One of the topics that we often discuss at Worklogic is the necessity of ensuring that all workplace investigations are carried out in a procedurally fair manner, and in particular provide natural justice to any person responding to allegations.
Looking at the bigger picture, however, it is equally important that before pushing the ‘formal investigation’ button, our clients ask themselves whether a formal investigation is really required.
In our view, this ‘triage’ step is critical in ensuring that an organisation responds to each situation on its merits, and does not ‘crack a nut with a sledgehammer’.
Given the potential disruption to staff as well as the often considerable time and cost involved in a formal investigation, while some situations will clearly require a formal workplace investigation, other situations may be adequately resolved with a less formal, and less invasive, intervention. These can include: mediation or facilitated discussion, but also other interventions similar to a formal investigation but less formal. For example, a preliminary assessment or a workplace review.
In order to clarify where your situation sits on the ‘spectrum of risk’ to the organisation and your people, and whether to a formal investigation is the most appropriate option, here are the key things to consider:
1. Seriousness of allegations
- Is it possible that your organisation may terminate the employment of the respondent, if the allegations are proven?
- Is the complainant or respondent very senior in the organisation?
- Would the alleged conduct be a serious breach of your policies, if it did take place?
- Would the alleged conduct be a breach of any law or other enforceable rule of conduct, if it did take place?
Generally speaking, a workplace investigation will be required where the allegations are of such seriousness that, if they were proven, they would likely breach an organisation’s policies or an external law, and therefore necessitate some sort of disciplinary action against the person responding to the allegations.
In such a situation, you will need a formal investigation prior to taking disciplinary action, as the findings that result will have been made in the context of providing procedural fairness and natural justice to the employee. Without this, any disciplinary action (or decisions that affect an employee’s rights) will be open to challenge.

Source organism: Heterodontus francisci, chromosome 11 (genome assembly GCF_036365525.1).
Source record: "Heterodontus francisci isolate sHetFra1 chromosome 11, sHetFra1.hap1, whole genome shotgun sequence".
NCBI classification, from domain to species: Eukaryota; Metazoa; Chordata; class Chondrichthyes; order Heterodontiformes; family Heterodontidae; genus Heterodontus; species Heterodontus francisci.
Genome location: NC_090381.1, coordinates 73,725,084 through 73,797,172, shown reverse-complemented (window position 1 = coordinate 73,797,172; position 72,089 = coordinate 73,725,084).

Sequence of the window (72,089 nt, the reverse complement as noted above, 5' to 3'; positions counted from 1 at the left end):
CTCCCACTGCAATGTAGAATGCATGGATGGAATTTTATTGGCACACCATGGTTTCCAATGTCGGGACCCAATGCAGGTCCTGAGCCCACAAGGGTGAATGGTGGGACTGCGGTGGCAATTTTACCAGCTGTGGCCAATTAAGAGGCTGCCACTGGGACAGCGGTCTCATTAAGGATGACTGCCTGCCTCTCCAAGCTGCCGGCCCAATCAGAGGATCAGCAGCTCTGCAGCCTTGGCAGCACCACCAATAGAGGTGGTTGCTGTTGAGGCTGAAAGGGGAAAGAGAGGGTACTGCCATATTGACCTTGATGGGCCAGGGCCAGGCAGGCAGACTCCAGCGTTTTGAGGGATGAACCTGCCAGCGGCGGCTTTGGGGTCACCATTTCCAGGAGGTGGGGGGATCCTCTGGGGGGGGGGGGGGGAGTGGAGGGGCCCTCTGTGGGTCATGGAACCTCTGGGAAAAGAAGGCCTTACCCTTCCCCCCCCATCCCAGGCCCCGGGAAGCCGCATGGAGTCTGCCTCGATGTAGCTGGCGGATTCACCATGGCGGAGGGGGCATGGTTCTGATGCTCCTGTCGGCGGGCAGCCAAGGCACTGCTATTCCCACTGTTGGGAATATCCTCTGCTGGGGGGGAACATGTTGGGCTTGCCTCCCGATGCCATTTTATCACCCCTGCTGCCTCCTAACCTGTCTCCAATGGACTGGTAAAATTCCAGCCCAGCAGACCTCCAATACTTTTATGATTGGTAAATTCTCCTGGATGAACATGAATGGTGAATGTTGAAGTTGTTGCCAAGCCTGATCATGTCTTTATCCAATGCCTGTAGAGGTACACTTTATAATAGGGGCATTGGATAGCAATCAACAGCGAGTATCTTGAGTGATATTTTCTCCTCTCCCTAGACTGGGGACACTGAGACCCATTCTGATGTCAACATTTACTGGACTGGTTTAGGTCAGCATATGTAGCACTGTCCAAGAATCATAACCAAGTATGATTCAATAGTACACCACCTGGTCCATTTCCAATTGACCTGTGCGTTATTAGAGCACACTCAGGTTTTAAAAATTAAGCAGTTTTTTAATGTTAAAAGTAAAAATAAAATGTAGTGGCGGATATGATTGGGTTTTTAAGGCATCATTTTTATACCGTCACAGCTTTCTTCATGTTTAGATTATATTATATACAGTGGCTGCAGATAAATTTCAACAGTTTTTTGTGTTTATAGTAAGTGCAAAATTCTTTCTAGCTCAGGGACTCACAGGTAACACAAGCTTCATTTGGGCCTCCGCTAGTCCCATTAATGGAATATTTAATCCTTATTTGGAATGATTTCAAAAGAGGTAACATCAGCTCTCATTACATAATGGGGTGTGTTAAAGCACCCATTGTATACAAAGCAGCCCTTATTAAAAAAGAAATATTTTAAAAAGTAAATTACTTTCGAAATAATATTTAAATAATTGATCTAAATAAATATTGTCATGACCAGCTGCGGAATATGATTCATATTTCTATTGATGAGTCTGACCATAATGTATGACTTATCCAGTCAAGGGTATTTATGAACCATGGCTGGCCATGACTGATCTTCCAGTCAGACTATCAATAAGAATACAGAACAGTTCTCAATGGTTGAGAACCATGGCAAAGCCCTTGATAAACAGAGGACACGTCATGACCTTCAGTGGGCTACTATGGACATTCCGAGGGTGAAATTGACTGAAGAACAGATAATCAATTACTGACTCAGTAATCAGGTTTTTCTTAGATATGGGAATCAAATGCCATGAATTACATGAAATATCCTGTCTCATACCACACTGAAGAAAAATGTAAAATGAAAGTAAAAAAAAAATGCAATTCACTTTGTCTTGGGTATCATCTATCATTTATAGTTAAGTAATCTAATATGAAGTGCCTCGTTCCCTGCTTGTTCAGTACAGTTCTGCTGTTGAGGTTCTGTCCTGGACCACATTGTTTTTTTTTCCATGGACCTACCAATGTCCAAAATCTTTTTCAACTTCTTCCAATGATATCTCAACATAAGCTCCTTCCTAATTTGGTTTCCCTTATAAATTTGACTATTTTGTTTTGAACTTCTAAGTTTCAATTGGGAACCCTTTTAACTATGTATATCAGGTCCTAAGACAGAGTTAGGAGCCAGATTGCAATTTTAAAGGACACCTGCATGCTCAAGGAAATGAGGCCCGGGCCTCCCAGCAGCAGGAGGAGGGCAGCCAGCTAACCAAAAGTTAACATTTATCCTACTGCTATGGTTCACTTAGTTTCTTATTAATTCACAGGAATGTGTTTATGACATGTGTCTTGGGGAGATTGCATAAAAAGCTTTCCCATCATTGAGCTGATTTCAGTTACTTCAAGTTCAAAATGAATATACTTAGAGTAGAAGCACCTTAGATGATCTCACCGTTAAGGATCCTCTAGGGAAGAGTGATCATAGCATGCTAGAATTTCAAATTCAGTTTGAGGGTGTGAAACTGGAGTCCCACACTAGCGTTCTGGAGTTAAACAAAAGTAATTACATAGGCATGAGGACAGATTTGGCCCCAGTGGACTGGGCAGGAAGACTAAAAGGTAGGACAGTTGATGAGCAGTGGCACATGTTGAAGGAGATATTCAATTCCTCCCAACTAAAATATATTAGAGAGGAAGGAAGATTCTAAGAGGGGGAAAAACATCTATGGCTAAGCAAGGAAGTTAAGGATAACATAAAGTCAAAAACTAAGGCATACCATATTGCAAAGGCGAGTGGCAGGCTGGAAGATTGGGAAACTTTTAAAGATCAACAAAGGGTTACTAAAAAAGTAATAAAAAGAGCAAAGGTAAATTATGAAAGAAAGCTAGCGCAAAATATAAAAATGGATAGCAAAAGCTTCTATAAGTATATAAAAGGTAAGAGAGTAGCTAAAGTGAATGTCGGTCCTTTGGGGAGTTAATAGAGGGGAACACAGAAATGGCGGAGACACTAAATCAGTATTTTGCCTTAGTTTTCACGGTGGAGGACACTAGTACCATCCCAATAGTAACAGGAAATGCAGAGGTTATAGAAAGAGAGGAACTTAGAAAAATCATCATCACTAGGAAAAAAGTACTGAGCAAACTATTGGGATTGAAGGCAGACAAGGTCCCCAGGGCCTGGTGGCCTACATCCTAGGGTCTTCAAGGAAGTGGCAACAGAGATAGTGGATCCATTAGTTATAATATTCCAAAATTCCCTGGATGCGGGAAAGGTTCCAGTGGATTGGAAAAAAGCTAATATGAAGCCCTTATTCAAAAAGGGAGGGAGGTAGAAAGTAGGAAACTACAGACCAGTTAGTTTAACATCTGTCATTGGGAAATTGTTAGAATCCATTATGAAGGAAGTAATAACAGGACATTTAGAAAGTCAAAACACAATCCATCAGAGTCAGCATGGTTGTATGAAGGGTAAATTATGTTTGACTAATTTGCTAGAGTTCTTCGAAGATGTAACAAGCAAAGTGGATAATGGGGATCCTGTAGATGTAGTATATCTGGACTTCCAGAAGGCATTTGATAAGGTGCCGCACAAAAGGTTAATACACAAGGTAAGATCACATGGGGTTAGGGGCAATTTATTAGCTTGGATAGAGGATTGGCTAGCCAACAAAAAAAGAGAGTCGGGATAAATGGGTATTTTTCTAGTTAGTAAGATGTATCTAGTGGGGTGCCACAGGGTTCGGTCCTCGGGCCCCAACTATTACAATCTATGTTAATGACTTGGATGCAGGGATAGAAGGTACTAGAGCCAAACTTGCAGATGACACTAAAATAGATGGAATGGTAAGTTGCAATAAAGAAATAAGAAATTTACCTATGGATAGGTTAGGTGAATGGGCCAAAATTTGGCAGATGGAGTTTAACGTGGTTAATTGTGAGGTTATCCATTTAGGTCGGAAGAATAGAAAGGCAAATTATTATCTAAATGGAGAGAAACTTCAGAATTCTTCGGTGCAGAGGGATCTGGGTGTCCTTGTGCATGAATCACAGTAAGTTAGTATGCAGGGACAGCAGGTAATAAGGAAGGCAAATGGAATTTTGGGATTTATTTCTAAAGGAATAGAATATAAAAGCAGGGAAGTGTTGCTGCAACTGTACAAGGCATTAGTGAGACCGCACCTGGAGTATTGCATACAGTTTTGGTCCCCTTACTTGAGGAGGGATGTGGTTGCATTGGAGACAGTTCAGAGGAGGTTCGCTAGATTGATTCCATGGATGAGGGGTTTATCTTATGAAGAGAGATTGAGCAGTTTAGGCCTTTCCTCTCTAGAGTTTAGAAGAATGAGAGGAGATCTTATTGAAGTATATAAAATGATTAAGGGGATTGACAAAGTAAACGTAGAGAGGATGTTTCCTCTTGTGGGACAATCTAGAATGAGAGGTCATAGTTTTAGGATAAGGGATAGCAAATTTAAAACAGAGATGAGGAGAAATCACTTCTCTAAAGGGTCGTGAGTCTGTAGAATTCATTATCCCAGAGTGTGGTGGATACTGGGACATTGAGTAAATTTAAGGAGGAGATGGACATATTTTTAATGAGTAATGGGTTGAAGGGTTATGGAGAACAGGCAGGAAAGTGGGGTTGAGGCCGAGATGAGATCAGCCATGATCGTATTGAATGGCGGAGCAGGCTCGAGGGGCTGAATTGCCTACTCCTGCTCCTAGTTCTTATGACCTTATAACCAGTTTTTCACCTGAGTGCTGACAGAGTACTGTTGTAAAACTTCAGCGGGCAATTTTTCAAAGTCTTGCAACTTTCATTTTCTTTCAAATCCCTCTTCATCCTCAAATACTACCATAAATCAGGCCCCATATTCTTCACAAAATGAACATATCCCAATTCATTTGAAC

There are other situations in which a formal investigation may be advisable, for example if you need an undisputed factual understanding of a situation before taking further action or planning.
In some situations, a workplace review may be sufficient for this purpose, the difference being that no ‘findings of fact’ are made in a review. Instead, anonymous feedback of employees is summarised in a report, which refers to ‘perceptions’ or ‘observations’ of the employees.
2. External Stakeholders Implications
- Could the alleged conduct have broader implications for the organisation (such as, needing to contact customers or other external stakeholders), if it is found to have taken place?
- Could the organisation be required to report its handling of the matter to outside regulators, such as accreditation bodies, ombudsmen or auditors?
- Is the Board of the organisation (or other senior stakeholders such as a government minister) interested in the outcome?
- Are there other external reasons (such as political reasons, relationships with stakeholders or contractual requirements) why the organisation should take a formal approach?
Even if it is unlikely that you will need to take disciplinary action against an employee, other factors may lead you to the conclusion that a workplace investigation is a good option. For example, it may be that the appearance of taking serious action may be as important as the actual need to take action.
This can occur where, for example, external stakeholders are taking a keen interest in how your organisation responds to the incident in question. In this situation, it may not be a ‘good look’ for your organisation to take less formal action.
3. Values Implications
- Does the organisation want to send a clear message to employees that this sort of alleged misconduct will be taken seriously?
Finally, the organisation may wish to send a clear ‘zero tolerance’ message to its employees. In this situation, even if the allegations do not appear to be overly serious, the benefit of a formal investigation is to draw a line in the sand and send a message to employees, both that the organisation takes its behavioural standards seriously, and that it will act on any alleged infringements quickly and fairly.
Workplace Investigations Book
The need to triage complaints (including a comprehensive ‘Spectrum of Risk Checklist’) is discussed futher in the second edition of Worklogic’s Workplace Investigations book, recently published by Wolters Kluwer and is available for purchase for $90 (ex GST). Blog readers can used the code WORK20 when purchasing to save 20%!
It is also covered in Worklogic’s one day ‘Conducting Effective Workplace Investigations‘ training which will be held on March 20 in Melbourne.
About Tom Henry
He understands the value of clear analytical thinking, concise and powerful communication skills, excellent client service and effective case management.
Tom has led numerous challenging, highly technical workplace investigations in a variety of sectors and has seen first-hand both the power of social media and the damage it can do if used inappropriately.
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